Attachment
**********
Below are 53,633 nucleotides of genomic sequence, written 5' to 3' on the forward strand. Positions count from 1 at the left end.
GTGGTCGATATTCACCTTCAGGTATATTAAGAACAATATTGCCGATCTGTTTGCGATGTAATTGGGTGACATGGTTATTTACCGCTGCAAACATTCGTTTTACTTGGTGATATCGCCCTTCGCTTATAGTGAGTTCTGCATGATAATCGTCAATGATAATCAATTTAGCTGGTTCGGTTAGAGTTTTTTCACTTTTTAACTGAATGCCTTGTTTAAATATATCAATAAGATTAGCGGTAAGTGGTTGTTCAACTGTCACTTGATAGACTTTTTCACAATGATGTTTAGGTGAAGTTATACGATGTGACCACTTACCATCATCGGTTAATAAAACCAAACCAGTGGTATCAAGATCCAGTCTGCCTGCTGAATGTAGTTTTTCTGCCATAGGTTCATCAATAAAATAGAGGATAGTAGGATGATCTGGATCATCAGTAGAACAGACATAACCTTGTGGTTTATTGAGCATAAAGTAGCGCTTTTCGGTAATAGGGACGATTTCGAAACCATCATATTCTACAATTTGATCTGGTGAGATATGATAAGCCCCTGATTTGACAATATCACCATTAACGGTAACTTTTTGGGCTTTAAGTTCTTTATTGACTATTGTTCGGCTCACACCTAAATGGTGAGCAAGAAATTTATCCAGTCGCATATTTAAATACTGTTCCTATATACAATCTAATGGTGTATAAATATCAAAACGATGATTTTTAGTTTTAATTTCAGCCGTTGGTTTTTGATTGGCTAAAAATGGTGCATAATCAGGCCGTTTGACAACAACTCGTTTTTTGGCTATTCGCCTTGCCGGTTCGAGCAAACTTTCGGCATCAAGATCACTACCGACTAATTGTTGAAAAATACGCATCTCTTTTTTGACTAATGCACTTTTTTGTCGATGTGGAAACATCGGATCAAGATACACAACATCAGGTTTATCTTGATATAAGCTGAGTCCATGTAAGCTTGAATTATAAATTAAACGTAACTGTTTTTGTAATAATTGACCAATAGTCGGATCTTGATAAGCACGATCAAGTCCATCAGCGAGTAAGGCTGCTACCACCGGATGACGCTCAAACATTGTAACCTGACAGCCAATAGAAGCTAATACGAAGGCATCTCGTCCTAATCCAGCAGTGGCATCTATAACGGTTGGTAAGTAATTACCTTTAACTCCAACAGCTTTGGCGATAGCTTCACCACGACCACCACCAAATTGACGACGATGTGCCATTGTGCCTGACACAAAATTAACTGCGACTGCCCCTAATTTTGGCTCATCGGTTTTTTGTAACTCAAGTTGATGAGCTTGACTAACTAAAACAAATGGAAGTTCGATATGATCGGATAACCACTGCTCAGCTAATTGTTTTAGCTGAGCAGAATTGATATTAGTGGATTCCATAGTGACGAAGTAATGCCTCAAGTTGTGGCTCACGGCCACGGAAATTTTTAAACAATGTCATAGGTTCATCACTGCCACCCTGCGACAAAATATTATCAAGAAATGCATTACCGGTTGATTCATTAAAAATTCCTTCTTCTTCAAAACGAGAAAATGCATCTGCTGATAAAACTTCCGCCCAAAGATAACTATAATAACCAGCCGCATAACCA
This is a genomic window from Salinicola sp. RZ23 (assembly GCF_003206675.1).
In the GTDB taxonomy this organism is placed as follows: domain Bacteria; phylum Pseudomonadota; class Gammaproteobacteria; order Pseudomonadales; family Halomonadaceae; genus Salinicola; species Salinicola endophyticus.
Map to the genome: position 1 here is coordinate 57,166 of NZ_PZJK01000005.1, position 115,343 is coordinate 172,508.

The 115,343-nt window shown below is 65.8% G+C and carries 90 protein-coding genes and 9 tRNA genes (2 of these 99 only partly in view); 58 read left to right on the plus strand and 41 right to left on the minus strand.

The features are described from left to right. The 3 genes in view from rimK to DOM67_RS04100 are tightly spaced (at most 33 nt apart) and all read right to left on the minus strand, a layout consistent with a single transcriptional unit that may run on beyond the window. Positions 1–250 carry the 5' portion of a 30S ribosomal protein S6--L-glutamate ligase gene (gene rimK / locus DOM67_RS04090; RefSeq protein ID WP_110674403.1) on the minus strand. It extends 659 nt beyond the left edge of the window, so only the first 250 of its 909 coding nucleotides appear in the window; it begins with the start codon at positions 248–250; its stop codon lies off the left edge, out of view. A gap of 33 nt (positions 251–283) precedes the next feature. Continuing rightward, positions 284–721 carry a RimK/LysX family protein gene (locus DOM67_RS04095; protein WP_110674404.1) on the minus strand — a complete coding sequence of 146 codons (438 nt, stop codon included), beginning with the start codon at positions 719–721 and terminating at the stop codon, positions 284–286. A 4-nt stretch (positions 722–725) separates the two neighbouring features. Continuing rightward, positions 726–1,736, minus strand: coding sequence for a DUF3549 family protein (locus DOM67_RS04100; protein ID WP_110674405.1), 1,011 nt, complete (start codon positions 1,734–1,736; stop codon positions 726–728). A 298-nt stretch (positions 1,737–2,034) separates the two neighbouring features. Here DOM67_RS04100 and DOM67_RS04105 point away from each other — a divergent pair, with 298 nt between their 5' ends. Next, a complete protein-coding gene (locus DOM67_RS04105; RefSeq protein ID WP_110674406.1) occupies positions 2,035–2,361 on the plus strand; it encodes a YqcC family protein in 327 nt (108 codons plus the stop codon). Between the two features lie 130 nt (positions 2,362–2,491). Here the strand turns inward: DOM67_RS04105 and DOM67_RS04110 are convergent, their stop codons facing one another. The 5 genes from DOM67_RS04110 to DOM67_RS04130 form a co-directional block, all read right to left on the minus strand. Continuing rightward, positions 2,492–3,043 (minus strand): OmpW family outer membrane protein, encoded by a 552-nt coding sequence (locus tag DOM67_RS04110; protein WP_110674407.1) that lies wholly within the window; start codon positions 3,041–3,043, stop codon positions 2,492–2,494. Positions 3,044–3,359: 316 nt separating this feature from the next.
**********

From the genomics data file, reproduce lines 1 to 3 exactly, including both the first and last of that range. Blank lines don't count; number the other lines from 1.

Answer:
Below are 53,633 nucleotides of genomic sequence, written 5' to 3' on the forward strand. Positions count from 1 at the left end.
GTGGTCGATATTCACCTTCAGGTATATTAAGAACAATATTGCCGATCTGTTTGCGATGTAATTGGGTGACATGGTTATTTACCGCTGCAAACATTCGTTTTACTTGGTGATATCGCCCTTCGCTTATAGTGAGTTCTGCATGATAATCGTCAATGATAATCAATTTAGCTGGTTCGGTTAGAGTTTTTTCACTTTTTAACTGAATGCCTTGTTTAAATATATCAATAAGATTAGCGGTAAGTGGTTGTTCAACTGTCACTTGATAGACTTTTTCACAATGATGTTTAGGTGAAGTTATACGATGTGACCACTTACCATCATCGGTTAATAAAACCAAACCAGTGGTATCAAGATCCAGTCTGCCTGCTGAATGTAGTTTTTCTGCCATAGGTTCATCAATAAAATAGAGGATAGTAGGATGATCTGGATCATCAGTAGAACAGACATAACCTTGTGGTTTATTGAGCATAAAGTAGCGCTTTTCGGTAATAGGGACGATTTCGAAACCATCATATTCTACAATTTGATCTGGTGAGATATGATAAGCCCCTGATTTGACAATATCACCATTAACGGTAACTTTTTGGGCTTTAAGTTCTTTATTGACTATTGTTCGGCTCACACCTAAATGGTGAGCAAGAAATTTATCCAGTCGCATATTTAAATACTGTTCCTATATACAATCTAATGGTGTATAAATATCAAAACGATGATTTTTAGTTTTAATTTCAGCCGTTGGTTTTTGATTGGCTAAAAATGGTGCATAATCAGGCCGTTTGACAACAACTCGTTTTTTGGCTATTCGCCTTGCCGGTTCGAGCAAACTTTCGGCATCAAGATCACTACCGACTAATTGTTGAAAAATACGCATCTCTTTTTTGACTAATGCACTTTTTTGTCGATGTGGAAACATCGGATCAAGATACACAACATCAGGTTTATCTTGATATAAGCTGAGTCCATGTAAGCTTGAATTATAAATTAAACGTAACTGTTTTTGTAATAATTGACCAATAGTCGGATCTTGATAAGCACGATCAAGTCCATCAGCGAGTAAGGCTGCTACCACCGGATGACGCTCAAACATTGTAACCTGACAGCCAATAGAAGCTAATACGAAGGCATCTCGTCCTAATCCAGCAGTGGCATCTATAACGGTTGGTAAGTAATTACCTTTAACTCCAACAGCTTTGGCGATAGCTTCACCACGACCACCACCAAATTGACGACGATGTGCCATTGTGCCTGACACAAAATTAACTGCGACTGCCCCTAATTTTGGCTCATCGGTTTTTTGTAACTCAAGTTGATGAGCTTGACTAACTAAAACAAATGGAAGTTCGATATGATCGGATAACCACTGCTCAGCTAATTGTTTTAGCTGAGCAGAATTGATATTAGTGGATTCCATAGTGACGAAGTAATGCCTCAAGTTGTGGCTCACGGCCACGGAAATTTTTAAACAATGTCATAGGTTCATCACTGCCACCCTGCGACAAAATATTATCAAGAAATGCATTACCGGTTGATTCATTAAAAATTCCTTCTTCTTCAAAACGAGAAAATGCATCTGCTGATAAAACTTCCGCCCAAAGATAACTATAATAACCAGCCGCATAACCA
This is a genomic window from Salinicola sp. RZ23 (assembly GCF_003206675.1).